Redfish and big spotted seatrout are invading the flats and chewing. Look for the fish to stage on the outside bars of flats on the low tide and then move into the bushes as the tide progresses to high tide. He says to use a popping cork rigged with a 2/0 hook and a 5-foot fluorocarbon leader and make it gurgle to attract predators.

Looking forward, the cold fronts are getting weaker and the island-area water temperature is rising — bellwethers for some fantastic fishing. The shiners at the Skyway are starting to make a show on the flats. The moon phase will be on the increase working toward a March 16 full moon, which means increasing tides and fantastic fishing.

Capt. Rick Gross of Fishy Business Charters is cashing in on the abundance of backwater species that are feeding on the flats. Snook, spotted seatrout and redfish are in Gross’ sights and are readily responding to bait offered during moving tides.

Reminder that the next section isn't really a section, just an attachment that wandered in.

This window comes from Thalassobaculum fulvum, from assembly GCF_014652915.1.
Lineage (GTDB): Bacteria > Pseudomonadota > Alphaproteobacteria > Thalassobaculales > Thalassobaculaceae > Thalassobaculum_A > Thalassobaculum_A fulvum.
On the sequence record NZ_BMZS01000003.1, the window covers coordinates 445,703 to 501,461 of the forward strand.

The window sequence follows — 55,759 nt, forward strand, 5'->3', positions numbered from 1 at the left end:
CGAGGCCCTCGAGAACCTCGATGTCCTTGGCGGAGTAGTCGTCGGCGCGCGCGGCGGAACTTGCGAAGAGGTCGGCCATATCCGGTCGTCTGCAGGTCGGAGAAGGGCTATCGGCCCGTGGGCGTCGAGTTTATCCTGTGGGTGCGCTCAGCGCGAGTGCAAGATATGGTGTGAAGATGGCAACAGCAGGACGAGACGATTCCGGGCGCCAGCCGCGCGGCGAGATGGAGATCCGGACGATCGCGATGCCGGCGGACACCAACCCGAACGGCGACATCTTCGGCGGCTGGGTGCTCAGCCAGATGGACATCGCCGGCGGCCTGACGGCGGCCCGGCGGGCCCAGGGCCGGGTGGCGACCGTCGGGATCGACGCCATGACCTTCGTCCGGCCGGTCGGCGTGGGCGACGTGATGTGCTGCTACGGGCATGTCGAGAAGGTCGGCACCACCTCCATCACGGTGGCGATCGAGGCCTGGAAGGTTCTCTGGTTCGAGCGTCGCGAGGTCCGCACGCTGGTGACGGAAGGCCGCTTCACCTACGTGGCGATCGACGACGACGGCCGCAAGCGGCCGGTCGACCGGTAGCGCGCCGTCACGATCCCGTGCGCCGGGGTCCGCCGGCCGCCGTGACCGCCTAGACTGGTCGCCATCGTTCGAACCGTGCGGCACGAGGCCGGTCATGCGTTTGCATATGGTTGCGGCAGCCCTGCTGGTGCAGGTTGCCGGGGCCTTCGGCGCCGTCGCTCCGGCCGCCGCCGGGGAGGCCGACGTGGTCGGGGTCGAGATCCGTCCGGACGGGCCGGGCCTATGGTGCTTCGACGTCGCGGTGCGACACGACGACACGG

For the snook and reds, Gross is anchoring over shallow flats and free-lining shiners around the boat to locate the bite. By chumming, he attracts hungry snook and reds to strike the bait at the surface, which provides a casting target. Gross is managing to guide his clients to keeper-size fish of both species.

Spotted seatrout also are responding to shiners and pinfish. Larger, over-slot fish are being caught in the same areas as the snook and reds. For sheer numbers of fish, Gross is fishing deeper flats of 5-7 feet.

        Send fishing reports to fish@islander.org.